In a post in a developer blog, I wrote a quite verbose reply on post advocating a $200 per hour salary for programmers.
Programmers are amazing. The mastery of such languages that programmers use to create tools and environments is undoubtedly not a common skill. I know this considering I spent at least four years finishing my Bachelor’s degree in Computer Science (sleepless nights, coffee and the search for the syntax error caused by an invisible space). However, looking at the psychology of the situation, there are a lot of repercussions if most organizations offer such amounts to all programmers as a matter of policy.
A serious argument against the blog post is that increasing pay does not correlate to attracting the correct programmer. I see this as a state of wishful thinking in the part of the employer to assume that the best candidate is receiving the enormous salary. In fact, if ‘Grade B’ programmers apply to your job offer, then you are certain that you are not getting your offer’s worth. But of course, there is uncertainty on who will take the offer. The obvious protocol for programmers or any other employee still holds — give salaries based on experience, performance, technicality of the job and your budget.
On a different note, increasing pay, especially to unreasonable amounts, can actually cause the employee (the programmer) to be less intrinsically motivated by the profession. Unless you are a company who consider good programmers expendable, then the sudden salary increase can raise the issue of loyalty of programmers, not to the organization, but for the job. It undermines the credibility of the programmer — are they passionate about what they do, or are they all just there for the money?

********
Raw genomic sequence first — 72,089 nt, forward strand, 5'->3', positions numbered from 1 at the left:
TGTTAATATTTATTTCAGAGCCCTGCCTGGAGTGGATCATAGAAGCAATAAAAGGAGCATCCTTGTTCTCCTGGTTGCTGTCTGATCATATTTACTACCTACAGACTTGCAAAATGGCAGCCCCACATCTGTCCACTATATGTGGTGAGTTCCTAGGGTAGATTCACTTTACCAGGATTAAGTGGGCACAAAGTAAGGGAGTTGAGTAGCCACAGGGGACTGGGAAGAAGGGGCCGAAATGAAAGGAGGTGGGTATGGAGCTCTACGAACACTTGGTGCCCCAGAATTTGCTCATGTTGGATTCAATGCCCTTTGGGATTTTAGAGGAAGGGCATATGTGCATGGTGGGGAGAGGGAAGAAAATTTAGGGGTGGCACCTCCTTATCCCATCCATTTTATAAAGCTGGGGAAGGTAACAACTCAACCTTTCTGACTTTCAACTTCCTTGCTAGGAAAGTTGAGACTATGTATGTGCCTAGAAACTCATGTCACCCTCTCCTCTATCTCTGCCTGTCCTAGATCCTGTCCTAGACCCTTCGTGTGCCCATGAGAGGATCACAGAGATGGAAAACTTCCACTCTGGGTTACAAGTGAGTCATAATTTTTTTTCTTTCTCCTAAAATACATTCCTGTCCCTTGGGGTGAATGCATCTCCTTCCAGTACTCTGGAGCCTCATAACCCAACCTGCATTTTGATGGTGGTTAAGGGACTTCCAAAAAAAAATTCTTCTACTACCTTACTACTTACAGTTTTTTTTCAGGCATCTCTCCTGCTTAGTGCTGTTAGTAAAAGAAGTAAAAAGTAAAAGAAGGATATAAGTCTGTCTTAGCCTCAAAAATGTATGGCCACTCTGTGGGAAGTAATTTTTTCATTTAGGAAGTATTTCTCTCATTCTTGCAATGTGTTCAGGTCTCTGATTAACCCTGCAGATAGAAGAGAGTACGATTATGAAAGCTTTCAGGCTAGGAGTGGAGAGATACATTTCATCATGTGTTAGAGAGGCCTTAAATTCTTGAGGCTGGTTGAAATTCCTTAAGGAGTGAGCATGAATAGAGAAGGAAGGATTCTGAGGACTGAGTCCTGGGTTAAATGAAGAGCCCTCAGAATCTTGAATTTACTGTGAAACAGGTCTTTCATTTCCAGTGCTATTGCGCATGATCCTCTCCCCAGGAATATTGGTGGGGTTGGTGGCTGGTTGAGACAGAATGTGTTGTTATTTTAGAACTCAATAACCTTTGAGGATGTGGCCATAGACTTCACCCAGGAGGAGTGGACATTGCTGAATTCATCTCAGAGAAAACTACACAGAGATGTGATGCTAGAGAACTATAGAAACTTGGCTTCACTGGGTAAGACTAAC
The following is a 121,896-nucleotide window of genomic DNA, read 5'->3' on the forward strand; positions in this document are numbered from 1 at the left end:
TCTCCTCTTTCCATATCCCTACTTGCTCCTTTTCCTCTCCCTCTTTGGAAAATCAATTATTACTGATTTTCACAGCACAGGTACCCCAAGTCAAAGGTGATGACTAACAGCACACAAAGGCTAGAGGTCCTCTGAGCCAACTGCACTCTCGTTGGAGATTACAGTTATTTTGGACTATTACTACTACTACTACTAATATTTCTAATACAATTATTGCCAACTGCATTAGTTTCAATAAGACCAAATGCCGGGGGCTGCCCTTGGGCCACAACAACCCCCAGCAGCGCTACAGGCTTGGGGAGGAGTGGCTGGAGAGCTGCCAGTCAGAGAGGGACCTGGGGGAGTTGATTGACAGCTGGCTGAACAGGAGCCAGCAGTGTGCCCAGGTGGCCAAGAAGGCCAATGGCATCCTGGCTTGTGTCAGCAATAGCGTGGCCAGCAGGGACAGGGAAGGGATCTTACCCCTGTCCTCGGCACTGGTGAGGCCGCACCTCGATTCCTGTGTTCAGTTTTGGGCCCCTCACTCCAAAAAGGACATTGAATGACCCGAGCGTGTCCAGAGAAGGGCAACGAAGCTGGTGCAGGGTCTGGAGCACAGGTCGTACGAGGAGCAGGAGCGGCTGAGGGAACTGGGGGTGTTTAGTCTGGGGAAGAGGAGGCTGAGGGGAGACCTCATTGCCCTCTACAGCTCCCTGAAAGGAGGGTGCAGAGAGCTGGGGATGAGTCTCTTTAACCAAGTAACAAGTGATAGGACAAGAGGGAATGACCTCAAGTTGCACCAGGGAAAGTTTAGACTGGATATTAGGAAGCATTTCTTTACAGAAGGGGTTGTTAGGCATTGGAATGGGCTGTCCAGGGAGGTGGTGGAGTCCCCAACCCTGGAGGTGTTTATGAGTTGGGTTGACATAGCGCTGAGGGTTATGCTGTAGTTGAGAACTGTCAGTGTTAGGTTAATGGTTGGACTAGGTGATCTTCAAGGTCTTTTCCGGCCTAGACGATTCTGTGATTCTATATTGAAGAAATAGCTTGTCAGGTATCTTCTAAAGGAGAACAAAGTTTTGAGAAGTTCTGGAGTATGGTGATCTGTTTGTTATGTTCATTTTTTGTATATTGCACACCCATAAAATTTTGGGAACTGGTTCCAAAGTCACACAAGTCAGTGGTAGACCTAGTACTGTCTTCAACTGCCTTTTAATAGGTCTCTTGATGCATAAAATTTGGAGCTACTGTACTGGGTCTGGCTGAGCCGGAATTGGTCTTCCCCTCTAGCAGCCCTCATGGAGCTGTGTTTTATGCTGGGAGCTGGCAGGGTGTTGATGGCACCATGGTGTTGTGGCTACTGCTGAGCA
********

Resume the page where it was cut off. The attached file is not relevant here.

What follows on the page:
The most loyal employees will be the people who need the job — usually the employees with less pay (gratitude for having a job can go a long way). Also, the misnomer that ‘money makes the world go round’ and that cash will translate into loyalty does not take into consideration other aspects of a job like the social environment, the surperior’s leadership style and company ethics. These other aspects can attract able, but cheaper talent or can turn-off even the most capable programmer.
Also, the claim “for the employer, trust is less of a problem when you pay a high rate on contract” is very naive. People will steal when they want to steal and increasing the pay rate does not guarantee that either party will fulfill the contract. This is the reason companies still keep a contract after all — there is no such thing as inherent trust. Also the claim that it is harder to justify firing a lower paid individuals speaks for poor management skills to decide the true value of an employee. The fact that the author does not even consider that large-figure contracts will not meet such problems is foolish.
If an organization wants optimal resource allocation, one should be smart to allocate resources based on the needs of the company. For most, it will be daft to pay programmers 200 per hour, because doing so would compromise other company needs.
For instance, the author does not even consider having an effective marketing/PR campaign (I think Avenger controllers figured how that went for them…), developing robust hiring practice, or expanding with more projects to allocate more money. In the context of the App and game industry, projects are a hit or miss. A stable organization would rather have several simultaneous projects going on (with several OK programmers) rather than having one awesome programmer (and one project).
Finally, extreme pay scales for one type of job will cause chaos in the workplace. One could imagine a lead artist, in an art heavy project, upon knowing what the team is paying for programmers, ask for a raise while threatening to leave? I know that the author thinks his job is worth 200 dollars an hour, but do others perceive so? The author has to consider that a socio-political environment in the workplace will still play a role, and an extreme point of view, such as the one presented, might actually have deeper repercussions than one might think.